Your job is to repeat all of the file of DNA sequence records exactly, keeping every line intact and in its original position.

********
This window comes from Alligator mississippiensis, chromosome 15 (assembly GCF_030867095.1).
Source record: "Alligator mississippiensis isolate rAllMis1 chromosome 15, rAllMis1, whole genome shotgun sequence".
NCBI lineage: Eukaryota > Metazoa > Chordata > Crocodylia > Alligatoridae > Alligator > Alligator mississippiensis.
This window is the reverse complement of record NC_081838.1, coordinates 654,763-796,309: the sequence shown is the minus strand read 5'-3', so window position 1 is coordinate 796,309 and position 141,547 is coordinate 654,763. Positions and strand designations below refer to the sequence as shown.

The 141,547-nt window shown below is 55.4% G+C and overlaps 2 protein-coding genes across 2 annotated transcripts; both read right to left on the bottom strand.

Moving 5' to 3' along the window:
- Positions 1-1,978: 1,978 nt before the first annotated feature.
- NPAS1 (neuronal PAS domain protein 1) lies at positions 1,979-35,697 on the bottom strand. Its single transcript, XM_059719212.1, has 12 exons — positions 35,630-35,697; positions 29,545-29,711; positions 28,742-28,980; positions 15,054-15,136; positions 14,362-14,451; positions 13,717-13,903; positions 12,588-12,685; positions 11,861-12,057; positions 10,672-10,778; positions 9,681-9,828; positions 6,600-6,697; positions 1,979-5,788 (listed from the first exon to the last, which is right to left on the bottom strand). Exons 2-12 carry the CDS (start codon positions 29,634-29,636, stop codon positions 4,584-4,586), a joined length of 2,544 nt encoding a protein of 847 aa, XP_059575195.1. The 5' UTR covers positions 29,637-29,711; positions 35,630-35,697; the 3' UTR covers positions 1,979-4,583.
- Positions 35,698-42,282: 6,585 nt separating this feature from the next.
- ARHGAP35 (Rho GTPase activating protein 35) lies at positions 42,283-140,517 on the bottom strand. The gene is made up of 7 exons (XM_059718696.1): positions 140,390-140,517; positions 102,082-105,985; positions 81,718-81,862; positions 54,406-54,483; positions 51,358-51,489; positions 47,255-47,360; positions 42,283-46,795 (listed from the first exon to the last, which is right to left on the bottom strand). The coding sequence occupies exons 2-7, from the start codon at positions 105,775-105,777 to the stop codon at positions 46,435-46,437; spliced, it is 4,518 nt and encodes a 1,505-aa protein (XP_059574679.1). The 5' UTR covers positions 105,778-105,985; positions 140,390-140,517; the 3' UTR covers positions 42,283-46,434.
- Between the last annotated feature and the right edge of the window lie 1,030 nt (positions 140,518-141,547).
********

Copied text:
This window comes from Alligator mississippiensis, chromosome 15 (assembly GCF_030867095.1).
Source record: "Alligator mississippiensis isolate rAllMis1 chromosome 15, rAllMis1, whole genome shotgun sequence".
NCBI lineage: Eukaryota > Metazoa > Chordata > Crocodylia > Alligatoridae > Alligator > Alligator mississippiensis.
This window is the reverse complement of record NC_081838.1, coordinates 654,763-796,309: the sequence shown is the minus strand read 5'-3', so window position 1 is coordinate 796,309 and position 141,547 is coordinate 654,763. Positions and strand designations below refer to the sequence as shown.

The 141,547-nt window shown below is 55.4% G+C and overlaps 2 protein-coding genes across 2 annotated transcripts; both read right to left on the bottom strand.

Moving 5' to 3' along the window:
- Positions 1-1,978: 1,978 nt before the first annotated feature.
- NPAS1 (neuronal PAS domain protein 1) lies at positions 1,979-35,697 on the bottom strand. Its single transcript, XM_059719212.1, has 12 exons — positions 35,630-35,697; positions 29,545-29,711; positions 28,742-28,980; positions 15,054-15,136; positions 14,362-14,451; positions 13,717-13,903; positions 12,588-12,685; positions 11,861-12,057; positions 10,672-10,778; positions 9,681-9,828; positions 6,600-6,697; positions 1,979-5,788 (listed from the first exon to the last, which is right to left on the bottom strand). Exons 2-12 carry the CDS (start codon positions 29,634-29,636, stop codon positions 4,584-4,586), a joined length of 2,544 nt encoding a protein of 847 aa, XP_059575195.1. The 5' UTR covers positions 29,637-29,711; positions 35,630-35,697; the 3' UTR covers positions 1,979-4,583.
- Positions 35,698-42,282: 6,585 nt separating this feature from the next.
- ARHGAP35 (Rho GTPase activating protein 35) lies at positions 42,283-140,517 on the bottom strand. The gene is made up of 7 exons (XM_059718696.1): positions 140,390-140,517; positions 102,082-105,985; positions 81,718-81,862; positions 54,406-54,483; positions 51,358-51,489; positions 47,255-47,360; positions 42,283-46,795 (listed from the first exon to the last, which is right to left on the bottom strand). The coding sequence occupies exons 2-7, from the start codon at positions 105,775-105,777 to the stop codon at positions 46,435-46,437; spliced, it is 4,518 nt and encodes a 1,505-aa protein (XP_059574679.1). The 5' UTR covers positions 105,778-105,985; positions 140,390-140,517; the 3' UTR covers positions 42,283-46,434.
- Between the last annotated feature and the right edge of the window lie 1,030 nt (positions 140,518-141,547).